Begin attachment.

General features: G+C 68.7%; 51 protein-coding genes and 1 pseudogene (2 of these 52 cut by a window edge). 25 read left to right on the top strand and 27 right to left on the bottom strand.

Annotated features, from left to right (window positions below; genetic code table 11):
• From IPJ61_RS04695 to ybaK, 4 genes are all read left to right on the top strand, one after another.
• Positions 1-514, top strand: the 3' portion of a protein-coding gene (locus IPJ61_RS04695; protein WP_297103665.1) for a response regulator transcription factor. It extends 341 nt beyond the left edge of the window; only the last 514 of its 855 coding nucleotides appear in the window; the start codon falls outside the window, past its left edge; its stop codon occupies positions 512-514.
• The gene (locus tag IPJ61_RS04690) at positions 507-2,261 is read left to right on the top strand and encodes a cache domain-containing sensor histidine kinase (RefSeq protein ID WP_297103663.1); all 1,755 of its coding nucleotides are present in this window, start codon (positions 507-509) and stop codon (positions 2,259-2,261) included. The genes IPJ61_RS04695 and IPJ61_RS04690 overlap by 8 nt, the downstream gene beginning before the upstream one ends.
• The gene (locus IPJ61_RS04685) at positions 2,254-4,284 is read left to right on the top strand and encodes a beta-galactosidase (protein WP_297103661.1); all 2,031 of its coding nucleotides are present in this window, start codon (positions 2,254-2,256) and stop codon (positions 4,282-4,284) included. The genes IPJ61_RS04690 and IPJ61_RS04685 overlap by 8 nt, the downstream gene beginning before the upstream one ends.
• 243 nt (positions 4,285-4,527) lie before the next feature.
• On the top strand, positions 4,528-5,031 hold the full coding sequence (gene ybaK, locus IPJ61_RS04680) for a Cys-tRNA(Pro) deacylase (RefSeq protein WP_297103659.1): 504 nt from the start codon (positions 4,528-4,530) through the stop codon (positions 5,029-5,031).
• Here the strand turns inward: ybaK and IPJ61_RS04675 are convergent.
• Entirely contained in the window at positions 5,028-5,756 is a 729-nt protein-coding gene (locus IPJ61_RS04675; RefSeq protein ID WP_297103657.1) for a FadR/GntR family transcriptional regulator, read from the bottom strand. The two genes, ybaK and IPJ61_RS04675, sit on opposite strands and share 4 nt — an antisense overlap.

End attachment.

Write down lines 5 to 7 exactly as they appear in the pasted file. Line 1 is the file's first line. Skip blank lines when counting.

• The gene (locus tag IPJ61_RS04690) at positions 507-2,261 is read left to right on the top strand and encodes a cache domain-containing sensor histidine kinase (RefSeq protein ID WP_297103663.1); all 1,755 of its coding nucleotides are present in this window, start codon (positions 507-509) and stop codon (positions 2,259-2,261) included. The genes IPJ61_RS04695 and IPJ61_RS04690 overlap by 8 nt, the downstream gene beginning before the upstream one ends.
• The gene (locus IPJ61_RS04685) at positions 2,254-4,284 is read left to right on the top strand and encodes a beta-galactosidase (protein WP_297103661.1); all 2,031 of its coding nucleotides are present in this window, start codon (positions 2,254-2,256) and stop codon (positions 4,282-4,284) included. The genes IPJ61_RS04690 and IPJ61_RS04685 overlap by 8 nt, the downstream gene beginning before the upstream one ends.
• 243 nt (positions 4,285-4,527) lie before the next feature.